November 24, 2020 | Blog

I am a huge fan of the World Olympics. Hands-down, my favorite sport is women’s gymnastics. I sit in awe of the balance beam routines. Watching elite athletes like Simone Biles, Nastia Liukin and Gabby Douglas is inspiring. Their performances always mesmerize because of the strength, stability, flexibility and confidence they exude in every turn, twist, saltos, split jump, and back and front handspring.

Of course, true balance goes deeper than that. It’s exercising complete control, grace and courage in every moment leading up to, during, and following the actual event. Gymnasts have these traits in spades.

Life has always demanded that we maintain balance in this same spirit. I think this is even more important today in the era of COVID-19. As a wife, mother and business leader in our new abnormal where there are no longer lines of separation between work and life, I’m looking to Olympian Shannon Miller for a little inspiration.

From Normal to Anything but Normal

Everything can change,” as the song goes, “in a New York minute.” On an intellectual level, I’ve always known this to be true, but man I don’t think I fully grasped how quickly or vastly things could change. Like so many men and women, I went from parent bus driver to home-school teacher literally overnight while doing my full-time job in the same dwelling during the same hours of every workday!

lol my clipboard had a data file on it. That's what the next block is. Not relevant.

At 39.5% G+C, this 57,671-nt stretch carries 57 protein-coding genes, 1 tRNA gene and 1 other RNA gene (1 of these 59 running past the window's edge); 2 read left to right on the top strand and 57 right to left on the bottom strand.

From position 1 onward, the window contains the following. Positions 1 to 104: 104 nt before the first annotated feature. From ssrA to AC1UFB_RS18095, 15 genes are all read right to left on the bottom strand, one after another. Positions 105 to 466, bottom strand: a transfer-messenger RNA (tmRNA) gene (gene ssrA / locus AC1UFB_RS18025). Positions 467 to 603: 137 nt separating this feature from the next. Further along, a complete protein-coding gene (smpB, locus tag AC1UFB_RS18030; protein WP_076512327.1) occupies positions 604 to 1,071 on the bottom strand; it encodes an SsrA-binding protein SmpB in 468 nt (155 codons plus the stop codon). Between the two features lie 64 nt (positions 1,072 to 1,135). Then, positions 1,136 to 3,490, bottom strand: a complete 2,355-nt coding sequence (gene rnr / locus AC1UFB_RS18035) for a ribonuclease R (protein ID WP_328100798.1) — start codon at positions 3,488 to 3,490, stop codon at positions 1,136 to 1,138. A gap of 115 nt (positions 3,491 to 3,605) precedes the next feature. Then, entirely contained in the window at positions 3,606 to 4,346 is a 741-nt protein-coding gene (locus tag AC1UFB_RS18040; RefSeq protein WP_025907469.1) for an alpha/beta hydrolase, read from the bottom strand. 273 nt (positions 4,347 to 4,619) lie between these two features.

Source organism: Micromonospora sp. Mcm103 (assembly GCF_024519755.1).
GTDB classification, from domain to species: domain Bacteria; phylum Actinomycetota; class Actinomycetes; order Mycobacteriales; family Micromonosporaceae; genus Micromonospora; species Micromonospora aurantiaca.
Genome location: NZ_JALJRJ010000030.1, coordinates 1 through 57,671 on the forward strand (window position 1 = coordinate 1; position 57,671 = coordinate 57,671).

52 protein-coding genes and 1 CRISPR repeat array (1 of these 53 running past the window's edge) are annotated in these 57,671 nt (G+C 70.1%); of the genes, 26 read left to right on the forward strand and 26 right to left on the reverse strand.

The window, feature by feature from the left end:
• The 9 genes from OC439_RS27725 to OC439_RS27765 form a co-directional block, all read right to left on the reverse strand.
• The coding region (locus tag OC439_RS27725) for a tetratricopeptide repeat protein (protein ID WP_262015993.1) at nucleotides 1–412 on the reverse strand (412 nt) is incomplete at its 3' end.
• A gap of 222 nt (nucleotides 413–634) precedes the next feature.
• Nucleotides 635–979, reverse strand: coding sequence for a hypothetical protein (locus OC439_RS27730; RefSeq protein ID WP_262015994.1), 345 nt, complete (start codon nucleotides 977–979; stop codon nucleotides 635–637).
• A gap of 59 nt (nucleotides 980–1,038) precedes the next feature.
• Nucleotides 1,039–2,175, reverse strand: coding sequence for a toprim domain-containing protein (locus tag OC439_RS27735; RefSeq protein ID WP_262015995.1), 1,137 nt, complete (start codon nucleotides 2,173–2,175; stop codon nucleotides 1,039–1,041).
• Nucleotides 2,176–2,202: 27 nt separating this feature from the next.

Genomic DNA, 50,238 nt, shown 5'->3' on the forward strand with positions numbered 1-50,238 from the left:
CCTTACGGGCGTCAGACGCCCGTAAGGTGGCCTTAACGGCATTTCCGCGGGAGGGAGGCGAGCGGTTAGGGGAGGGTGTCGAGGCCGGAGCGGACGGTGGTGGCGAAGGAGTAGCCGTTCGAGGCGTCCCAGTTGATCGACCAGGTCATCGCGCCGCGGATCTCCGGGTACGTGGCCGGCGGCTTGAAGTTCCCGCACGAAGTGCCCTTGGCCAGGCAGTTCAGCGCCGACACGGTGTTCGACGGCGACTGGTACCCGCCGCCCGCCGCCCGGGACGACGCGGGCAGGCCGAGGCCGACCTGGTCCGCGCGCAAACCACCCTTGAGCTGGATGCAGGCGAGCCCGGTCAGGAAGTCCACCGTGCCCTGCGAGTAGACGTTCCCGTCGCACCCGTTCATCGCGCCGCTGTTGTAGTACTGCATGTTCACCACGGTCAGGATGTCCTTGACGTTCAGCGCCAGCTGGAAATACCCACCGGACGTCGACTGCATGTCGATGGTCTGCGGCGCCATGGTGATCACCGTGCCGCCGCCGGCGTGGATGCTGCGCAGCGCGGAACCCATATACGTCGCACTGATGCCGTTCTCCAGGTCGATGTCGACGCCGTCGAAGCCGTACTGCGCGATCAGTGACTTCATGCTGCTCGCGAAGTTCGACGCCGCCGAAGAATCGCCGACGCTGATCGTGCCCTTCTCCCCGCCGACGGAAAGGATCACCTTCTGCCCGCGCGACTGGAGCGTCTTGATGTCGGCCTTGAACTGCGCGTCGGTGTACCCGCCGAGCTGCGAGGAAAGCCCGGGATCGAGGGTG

In my personal life, I’m the mother to two grade-school children. I’m very fortunate to have a strong right hand—my husband. There is never a moment when I feel as though I am on any journey alone. For this reason, I’m able to meet each challenge with a bit more optimism. His presence and partnership are a godsend.

Professionally, I’m a Director of Operations for Televerde, a sales and marketing company, managing and mentoring more than 200 incarcerated women in Arizona. When COVID-19 changed our landscape, calm was replaced by chaos and everyone scrambled to figure out what to do next. As a mom and business leader, I had a lot of people looking to me to…well…lead.

Rewriting the Standards We Set for Ourselves

COVID-19 has forced businesses to rethink the way they work, schools and universities to rethink how they educate, leaders to rethink how they engage with employees, and parents to rethink how they parent and teach.